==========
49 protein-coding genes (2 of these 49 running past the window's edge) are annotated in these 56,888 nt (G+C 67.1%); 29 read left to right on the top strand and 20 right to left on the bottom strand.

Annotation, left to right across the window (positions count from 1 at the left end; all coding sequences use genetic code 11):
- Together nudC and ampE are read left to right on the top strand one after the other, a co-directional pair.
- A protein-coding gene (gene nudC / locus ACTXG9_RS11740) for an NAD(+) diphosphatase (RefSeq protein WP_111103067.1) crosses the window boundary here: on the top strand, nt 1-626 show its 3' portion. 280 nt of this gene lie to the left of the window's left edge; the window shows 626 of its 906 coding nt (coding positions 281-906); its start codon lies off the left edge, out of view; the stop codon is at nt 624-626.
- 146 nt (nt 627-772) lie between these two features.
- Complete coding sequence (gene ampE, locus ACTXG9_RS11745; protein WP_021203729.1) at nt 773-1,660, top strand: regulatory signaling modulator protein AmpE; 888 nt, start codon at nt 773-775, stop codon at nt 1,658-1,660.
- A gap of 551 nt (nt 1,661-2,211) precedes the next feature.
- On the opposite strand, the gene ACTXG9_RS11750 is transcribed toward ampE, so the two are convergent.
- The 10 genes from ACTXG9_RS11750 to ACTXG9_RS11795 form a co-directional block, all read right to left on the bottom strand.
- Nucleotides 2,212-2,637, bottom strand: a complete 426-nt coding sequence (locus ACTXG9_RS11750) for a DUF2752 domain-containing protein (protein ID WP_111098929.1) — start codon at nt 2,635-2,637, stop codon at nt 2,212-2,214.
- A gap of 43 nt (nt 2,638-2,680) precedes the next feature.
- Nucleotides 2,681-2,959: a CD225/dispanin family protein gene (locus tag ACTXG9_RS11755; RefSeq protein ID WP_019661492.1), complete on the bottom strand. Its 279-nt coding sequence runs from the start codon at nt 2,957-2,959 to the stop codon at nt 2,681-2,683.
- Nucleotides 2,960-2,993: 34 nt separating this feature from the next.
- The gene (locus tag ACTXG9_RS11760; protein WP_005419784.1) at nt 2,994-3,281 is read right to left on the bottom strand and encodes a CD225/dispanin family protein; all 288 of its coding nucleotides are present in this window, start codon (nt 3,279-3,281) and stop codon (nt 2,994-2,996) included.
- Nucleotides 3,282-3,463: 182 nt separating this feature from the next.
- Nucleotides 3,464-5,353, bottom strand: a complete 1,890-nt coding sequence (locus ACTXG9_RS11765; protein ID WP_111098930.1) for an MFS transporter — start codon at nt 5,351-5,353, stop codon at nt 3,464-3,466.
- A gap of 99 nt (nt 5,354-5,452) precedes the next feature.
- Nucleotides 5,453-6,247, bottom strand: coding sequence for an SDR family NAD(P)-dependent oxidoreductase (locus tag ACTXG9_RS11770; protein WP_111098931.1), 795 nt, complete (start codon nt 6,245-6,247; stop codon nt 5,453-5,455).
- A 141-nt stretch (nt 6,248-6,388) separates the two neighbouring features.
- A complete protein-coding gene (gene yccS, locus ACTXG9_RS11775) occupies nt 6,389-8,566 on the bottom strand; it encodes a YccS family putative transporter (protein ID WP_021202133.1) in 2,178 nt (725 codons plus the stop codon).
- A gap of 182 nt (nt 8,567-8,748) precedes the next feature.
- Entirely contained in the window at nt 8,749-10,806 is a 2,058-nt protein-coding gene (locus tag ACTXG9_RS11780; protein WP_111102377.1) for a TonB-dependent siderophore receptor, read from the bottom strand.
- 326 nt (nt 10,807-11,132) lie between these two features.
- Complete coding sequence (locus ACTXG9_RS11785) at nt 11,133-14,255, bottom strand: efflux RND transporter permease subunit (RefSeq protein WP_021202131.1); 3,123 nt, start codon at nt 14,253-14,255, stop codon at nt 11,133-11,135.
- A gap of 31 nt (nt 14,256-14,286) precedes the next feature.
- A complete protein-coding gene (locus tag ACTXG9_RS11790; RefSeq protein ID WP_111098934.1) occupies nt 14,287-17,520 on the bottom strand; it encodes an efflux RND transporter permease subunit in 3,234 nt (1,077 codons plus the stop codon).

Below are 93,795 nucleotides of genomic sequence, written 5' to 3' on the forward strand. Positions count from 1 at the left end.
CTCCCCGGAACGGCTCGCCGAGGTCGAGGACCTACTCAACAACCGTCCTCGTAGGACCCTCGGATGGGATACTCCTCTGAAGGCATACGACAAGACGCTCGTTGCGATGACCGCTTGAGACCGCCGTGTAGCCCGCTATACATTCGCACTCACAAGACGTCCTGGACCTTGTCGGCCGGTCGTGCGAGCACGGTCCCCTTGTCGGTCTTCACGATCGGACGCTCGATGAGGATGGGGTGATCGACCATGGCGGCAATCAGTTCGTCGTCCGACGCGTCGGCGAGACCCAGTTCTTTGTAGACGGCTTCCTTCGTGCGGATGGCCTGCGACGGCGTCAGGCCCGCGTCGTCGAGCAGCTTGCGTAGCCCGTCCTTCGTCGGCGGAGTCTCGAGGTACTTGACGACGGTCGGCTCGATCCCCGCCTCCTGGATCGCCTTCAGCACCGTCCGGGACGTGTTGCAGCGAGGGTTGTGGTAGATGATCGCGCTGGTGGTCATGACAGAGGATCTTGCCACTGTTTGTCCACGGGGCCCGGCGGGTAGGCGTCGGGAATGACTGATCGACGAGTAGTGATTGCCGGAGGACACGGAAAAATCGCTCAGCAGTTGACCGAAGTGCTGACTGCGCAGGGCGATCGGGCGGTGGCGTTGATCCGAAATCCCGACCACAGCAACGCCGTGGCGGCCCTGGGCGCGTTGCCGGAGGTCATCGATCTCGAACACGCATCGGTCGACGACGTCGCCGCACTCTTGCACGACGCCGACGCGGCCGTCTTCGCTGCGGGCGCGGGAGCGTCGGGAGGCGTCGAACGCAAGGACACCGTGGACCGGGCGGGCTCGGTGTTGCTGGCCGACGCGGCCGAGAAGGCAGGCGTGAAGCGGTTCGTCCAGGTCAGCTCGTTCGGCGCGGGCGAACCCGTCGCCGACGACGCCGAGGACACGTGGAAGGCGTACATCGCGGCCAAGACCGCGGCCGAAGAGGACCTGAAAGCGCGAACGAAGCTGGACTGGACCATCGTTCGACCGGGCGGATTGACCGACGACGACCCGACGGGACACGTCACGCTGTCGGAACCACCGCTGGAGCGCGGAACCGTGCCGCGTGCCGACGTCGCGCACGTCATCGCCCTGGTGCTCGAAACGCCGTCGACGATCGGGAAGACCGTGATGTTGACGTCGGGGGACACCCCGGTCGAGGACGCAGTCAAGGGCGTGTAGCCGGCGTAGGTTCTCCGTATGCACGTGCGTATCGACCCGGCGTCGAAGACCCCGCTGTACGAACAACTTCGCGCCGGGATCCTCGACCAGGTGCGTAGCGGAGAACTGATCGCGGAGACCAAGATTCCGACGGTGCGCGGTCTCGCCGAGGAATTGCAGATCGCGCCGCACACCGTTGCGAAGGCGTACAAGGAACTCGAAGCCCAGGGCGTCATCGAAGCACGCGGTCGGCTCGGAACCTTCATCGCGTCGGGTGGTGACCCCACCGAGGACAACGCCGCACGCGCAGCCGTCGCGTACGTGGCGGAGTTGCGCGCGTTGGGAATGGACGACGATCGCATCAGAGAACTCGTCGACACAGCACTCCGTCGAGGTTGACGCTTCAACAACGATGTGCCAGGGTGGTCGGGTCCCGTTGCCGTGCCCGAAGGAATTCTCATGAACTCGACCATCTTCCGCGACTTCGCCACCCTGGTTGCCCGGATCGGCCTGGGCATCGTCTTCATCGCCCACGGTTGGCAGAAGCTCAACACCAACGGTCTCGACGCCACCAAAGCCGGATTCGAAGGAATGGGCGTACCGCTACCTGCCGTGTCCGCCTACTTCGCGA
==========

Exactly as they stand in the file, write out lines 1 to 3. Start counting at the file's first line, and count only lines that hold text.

49 protein-coding genes (2 of these 49 running past the window's edge) are annotated in these 56,888 nt (G+C 67.1%); 29 read left to right on the top strand and 20 right to left on the bottom strand.

Annotation, left to right across the window (positions count from 1 at the left end; all coding sequences use genetic code 11):
- Together nudC and ampE are read left to right on the top strand one after the other, a co-directional pair.